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A Critique of Transcendental Thomism

Thomas Aquinas is one of the most influential theologians and Christian philosophers that has ever lived.  His synthesis of Aristotelian philosophy with Christian theology, especially that of St. Augustine, has shaped the development of Christian thought since the 13th century. He, like St. Augustine, Boethius, St. Anselm, and St. Albert the Great (among others), was especially interested in the relationship between faith and reason. Throughout history from then to the present, people have tried to alter Thomism to address more questions.  One such branch is Transcendental Thomism.





Transcendental Thomism is an attempt to apply Kant’s transcendental method to Thomism. Kant argued that people do not know real objective things, but only subjective impressions constructed by the person to make sense of the things sensed and impose categories upon them. On face value, it seems hard to reconcile a subjective construction of reality with Aquinas who affirmed “thus the human understanding has a form, viz. intelligible light, which of itself is sufficient for knowing certain intelligible things, viz. those we can come to know through the senses” (ST II, Q 109 A 1 co.).


In addition to having a seemingly incompatible epistemological foundation, the version of Transcendental Thomism that was promoted by Karl Rahner appears to have a number of other very divergent thoughts. Rahner asserts (as interpreted by Aidan Nichols) that “transcendental philosophy can anticipate the content of Christian revelation... the life, death, and resurrection of Christ are exemplary rather than efficacious...[and] other faiths are ordinary means of salvation” (Rowland, 63). It is very difficult to see how these can be squared with Thomism.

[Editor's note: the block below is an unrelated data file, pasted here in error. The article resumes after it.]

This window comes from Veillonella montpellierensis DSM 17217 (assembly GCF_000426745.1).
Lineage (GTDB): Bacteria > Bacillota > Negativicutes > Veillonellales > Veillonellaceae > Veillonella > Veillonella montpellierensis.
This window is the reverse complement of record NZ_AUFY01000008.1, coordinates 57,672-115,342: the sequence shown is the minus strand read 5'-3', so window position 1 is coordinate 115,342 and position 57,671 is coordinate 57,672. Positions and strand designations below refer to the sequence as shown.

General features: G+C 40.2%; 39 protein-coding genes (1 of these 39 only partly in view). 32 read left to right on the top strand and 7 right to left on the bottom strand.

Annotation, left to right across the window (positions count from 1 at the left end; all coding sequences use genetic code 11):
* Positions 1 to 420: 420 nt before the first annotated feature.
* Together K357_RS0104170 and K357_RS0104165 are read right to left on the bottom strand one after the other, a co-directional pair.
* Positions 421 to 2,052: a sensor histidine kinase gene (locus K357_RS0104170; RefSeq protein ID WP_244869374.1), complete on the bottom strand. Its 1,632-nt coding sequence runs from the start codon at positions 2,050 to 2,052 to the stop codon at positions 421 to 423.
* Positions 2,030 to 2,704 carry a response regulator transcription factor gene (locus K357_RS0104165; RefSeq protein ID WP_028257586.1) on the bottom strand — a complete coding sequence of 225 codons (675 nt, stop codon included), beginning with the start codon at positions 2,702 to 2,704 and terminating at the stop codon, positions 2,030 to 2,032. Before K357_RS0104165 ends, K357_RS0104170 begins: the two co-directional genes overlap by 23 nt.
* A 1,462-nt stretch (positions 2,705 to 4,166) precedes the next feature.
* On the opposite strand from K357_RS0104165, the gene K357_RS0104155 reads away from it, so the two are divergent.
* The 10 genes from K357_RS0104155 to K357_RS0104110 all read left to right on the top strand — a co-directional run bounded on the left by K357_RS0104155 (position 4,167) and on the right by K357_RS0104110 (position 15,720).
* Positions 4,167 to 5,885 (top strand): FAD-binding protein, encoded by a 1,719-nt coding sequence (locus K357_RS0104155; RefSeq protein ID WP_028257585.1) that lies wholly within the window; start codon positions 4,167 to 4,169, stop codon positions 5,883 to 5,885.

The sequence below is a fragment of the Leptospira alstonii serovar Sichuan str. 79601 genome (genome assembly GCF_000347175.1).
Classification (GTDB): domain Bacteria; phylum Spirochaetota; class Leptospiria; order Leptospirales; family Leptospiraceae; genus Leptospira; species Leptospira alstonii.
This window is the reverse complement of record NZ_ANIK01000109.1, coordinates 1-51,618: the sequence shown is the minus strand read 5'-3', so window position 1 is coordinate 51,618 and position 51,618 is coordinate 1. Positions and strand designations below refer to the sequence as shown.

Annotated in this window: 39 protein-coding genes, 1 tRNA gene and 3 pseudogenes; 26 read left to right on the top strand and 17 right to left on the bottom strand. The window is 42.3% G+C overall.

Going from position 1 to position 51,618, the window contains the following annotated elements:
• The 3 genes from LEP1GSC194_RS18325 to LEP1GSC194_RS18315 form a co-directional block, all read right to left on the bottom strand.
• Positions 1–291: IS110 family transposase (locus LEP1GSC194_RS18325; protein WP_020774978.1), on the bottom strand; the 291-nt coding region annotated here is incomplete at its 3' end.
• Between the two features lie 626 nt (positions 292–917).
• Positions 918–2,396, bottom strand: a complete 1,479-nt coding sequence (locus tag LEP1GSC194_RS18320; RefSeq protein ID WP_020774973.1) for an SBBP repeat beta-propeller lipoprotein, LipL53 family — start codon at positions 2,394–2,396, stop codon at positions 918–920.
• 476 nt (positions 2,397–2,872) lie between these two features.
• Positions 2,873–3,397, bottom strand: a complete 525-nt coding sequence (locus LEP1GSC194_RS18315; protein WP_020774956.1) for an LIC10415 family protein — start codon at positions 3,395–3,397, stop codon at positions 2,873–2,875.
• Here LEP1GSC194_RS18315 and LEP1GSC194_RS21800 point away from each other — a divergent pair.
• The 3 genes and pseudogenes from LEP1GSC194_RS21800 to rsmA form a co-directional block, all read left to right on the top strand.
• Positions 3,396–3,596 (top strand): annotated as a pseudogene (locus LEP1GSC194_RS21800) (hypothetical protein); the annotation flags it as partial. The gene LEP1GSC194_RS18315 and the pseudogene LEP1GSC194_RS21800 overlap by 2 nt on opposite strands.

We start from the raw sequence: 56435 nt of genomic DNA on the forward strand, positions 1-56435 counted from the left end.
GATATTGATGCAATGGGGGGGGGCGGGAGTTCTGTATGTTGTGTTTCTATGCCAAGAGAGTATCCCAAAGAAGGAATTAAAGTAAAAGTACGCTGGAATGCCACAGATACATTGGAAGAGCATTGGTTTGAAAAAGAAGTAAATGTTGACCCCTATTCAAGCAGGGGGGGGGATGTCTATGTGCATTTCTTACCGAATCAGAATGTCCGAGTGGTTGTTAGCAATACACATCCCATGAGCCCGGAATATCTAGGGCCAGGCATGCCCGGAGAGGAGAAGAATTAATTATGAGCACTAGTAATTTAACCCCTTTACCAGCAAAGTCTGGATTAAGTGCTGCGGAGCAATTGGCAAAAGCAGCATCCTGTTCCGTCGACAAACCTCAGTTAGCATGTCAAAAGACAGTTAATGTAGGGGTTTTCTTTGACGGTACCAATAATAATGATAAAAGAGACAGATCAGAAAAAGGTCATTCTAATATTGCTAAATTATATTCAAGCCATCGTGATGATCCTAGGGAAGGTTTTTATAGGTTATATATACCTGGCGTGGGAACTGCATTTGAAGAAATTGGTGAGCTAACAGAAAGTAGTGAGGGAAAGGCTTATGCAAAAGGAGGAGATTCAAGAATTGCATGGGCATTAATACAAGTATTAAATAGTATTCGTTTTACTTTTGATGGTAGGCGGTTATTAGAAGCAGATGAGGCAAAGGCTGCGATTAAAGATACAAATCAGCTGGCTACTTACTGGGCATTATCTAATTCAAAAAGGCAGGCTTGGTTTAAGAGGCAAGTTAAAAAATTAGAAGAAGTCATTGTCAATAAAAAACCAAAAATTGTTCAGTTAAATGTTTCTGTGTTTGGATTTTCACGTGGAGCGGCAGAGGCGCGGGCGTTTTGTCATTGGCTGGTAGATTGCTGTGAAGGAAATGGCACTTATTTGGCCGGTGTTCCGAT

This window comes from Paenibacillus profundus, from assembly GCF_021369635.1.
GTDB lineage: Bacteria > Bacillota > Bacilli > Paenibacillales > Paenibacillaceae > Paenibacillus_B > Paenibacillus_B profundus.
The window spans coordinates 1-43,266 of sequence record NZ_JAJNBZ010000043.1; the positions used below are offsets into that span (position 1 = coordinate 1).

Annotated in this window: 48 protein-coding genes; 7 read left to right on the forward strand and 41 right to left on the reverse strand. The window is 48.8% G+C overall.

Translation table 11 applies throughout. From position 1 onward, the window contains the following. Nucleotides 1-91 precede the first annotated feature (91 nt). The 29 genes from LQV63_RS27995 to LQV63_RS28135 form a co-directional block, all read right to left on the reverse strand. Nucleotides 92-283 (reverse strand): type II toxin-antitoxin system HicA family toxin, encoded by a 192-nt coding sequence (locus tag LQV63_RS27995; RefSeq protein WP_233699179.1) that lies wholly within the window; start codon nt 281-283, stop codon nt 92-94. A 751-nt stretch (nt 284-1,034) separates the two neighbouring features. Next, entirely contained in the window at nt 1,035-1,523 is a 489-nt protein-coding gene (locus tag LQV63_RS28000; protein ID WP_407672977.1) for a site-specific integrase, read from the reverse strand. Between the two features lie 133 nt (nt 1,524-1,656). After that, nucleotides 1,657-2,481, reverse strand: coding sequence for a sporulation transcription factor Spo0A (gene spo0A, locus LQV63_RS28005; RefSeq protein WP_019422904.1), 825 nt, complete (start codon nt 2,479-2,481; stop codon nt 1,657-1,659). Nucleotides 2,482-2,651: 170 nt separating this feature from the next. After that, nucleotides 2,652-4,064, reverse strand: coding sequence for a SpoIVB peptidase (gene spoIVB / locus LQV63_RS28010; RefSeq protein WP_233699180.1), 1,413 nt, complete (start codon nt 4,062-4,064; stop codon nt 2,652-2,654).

Aquinas firmly asserts that “The existence of God and other like truths about God, which can be known by natural reason, are not articles of faith, but are preambles to the articles” (ST I, Q 2, A 2 ,ad. 1).  Faith is a supernatural gift, and it cannot be known by reason alone.  This stands in stark contradiction to the idea that any kind of philosophy can be used to know the content of Christian revelation.


Aquinas wrote that the “way of efficiency, inasmuch as Christ's flesh, wherein He endured the Passion, is the instrument of the Godhead, so that His sufferings and actions operate with Divine power for expelling sin” (ST III, Q 49, A I, ad. 1).  Clearly, Aquinas believed that the efficient cause for the forgiveness of sins was the Passion of Christ. There is a sense that Aquinas thought that Passion was also exemplary, but to reduce the Passion to that is completely alien to his thoughts.


Finally, it is asserted that all religions are ordinary means of salvation.  However, Aquinas wrote that “there is no entering into salvation outside the Church, just as in the time of the deluge there was none outside the Ark, which denotes the Church” (ST III, Q 73 A III, co.). It seems highly unlikely that Aquinas would entertain any notion that there is any way to be saved apart from Our Lord and Savior.


It would appear that Transcendental Thomism is nearly completely at odds with Classical Thomism. There is a great epistemological and metaphysical divide between the two ideas.  It is difficult to imagine how they could be reconciled.  They may use the same words, but it appears to rely on ambiguity of meaning to maintain any semblance of continuity.



 

Works Cited


Aquinas, Thomas. Summa Theologiae, Kevin Knight, 2017, http://www.newadvent.org/summa/. Accessed 7 February 2020.


Rowland, Tracy. Catholic Theology. Bloomsbury T&T Clark, 2017.

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